Tom Jefferson, Alessandro Rivetti, Carlo Di Pietrantonj, Vittorio Demicheli
BACKGROUND: The consequences of influenza in children and adults are mainly absenteeism from school and work. However, the risk of complications is greatest in children and people over 65 years of age. This is an update of a review published in 2011. Future updates of this review will be made only when new trials or vaccines become available. Observational data included in previous versions of the review have been retained for historical reasons but have not been updated because of their lack of influence on the review conclusions...
February 1, 2018: Cochrane Database of Systematic Reviews
Rebecca B Lawn, Emma L Anderson, Matthew Suderman, Andrew J Simpkin, Tom R Gaunt, Andrew E Teschendorff, Martin Widschwendter, Rebecca Hardy, Diana Kuh, Caroline L Relton, Laura D Howe
Psychosocial adversity in childhood (e.g. abuse) and low socioeconomic position (SEP) can have significant lasting effects on social and health outcomes. DNA methylation-based biomarkers are highly correlated with chronological age; departures of methylation-predicted age from chronological age can be used to define a measure of age acceleration, which may represent a potential biological mechanism linking environmental exposures to later health outcomes. Using data from two cohorts of women (the Avon Longitudinal Study of Parents and Children, ALSPAC, N = 989 and MRC National Survey of Health and Development, NSHD, N = 773), we assessed associations of SEP, psychosocial adversity in childhood (parental physical or mental illness or death, parental separation, parental absence, sub-optimal maternal bonding, sexual, emotional and physical abuse and neglect) and a cumulative score of these psychosocial adversity measures, with DNA methylation age acceleration in adulthood (measured in peripheral blood at mean chronological ages 29 and 47 in ALSPAC and buccal cells at age 53 in NSHD)...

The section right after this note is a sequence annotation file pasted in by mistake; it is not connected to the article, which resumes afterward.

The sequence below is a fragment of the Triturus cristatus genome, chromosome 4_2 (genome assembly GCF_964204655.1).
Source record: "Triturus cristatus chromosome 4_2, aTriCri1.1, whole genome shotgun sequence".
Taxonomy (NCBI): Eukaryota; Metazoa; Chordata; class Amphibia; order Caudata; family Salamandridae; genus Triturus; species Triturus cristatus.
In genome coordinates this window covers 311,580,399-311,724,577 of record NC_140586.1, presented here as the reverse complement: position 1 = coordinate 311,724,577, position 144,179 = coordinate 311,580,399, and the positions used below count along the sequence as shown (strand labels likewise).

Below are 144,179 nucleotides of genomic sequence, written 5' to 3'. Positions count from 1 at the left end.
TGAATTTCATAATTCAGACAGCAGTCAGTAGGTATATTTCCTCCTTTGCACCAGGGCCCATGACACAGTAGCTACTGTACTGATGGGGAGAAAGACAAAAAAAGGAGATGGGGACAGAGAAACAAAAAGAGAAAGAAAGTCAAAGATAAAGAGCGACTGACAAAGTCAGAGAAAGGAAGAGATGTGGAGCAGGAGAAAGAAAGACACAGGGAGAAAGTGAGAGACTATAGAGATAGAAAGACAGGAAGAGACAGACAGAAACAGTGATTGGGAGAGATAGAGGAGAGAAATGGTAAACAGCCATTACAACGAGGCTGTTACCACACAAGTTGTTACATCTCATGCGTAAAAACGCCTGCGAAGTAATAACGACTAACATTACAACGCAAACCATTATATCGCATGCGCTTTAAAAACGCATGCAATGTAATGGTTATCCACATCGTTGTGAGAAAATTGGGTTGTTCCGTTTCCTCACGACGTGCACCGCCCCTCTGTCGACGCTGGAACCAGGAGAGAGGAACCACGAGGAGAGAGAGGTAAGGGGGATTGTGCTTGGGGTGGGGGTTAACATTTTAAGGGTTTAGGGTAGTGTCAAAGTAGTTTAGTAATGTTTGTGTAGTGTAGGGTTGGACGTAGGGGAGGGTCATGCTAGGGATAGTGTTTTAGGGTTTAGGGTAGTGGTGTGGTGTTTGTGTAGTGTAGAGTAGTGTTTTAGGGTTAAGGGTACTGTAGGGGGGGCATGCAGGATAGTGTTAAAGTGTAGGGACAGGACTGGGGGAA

January 22, 2018: Human Molecular Genetics
Shefaly Shorey, Yvonne Peng Mei Ng, An Ling Siew, Joanne Yoong, Evalotte Mörelius
BACKGROUND: Supportive educational programs during the perinatal period are scarce in Singapore. There is no continuity of care available in terms of support from community care nurses in Singapore. Parents are left on their own most of the time, which results in a stressful transition to parenthood. There is a need for easily accessible technology-based educational programs that can support parents during this crucial perinatal period. OBJECTIVE: The aim of this study was to describe the study protocol of a randomized controlled trial on a technology-based supportive educational parenting program...
January 10, 2018: JMIR Research Protocols
Frances L Lynch, John F Dickerson, Katherine C Pears, Philip A Fisher
Objective: Many young children in foster care suffer from emotional and behavior problems due to neglect and abuse. These problems can lead to difficulties in school, and functioning in school is linked to long-term health and development. Early intervention to reduce emotional and behavioral issues can help children successfully transition to school, which can improve long-term outcomes. However, communities need information on relative costs and benefits associated with programs to make informed choices...
October 2017: Children and Youth Services Review
Mary D Klinnert, Genery Booster, Mandy Copeland, Jennifer Moyer Darr, Lisa J Meltzer, Michael Miller, Alyssa Oland, Shauna Perry, Brian K Wise, Bruce G Bender
OBJECTIVE: To describe the behavioral components and complications in treating pediatric patients with atopic dermatitis (AD) and the critical role of behavioral health professionals in addressing disease impact and behavioral aspects of disease management for these patients and families. DATA SOURCES: Studies and review articles were selected from medical and psychology databases for relevance to pertinent topics. RESULTS: AD has significant negative effects in affected individuals and their families on quality of life, behavioral, emotional, and sleep disturbances, and family functioning...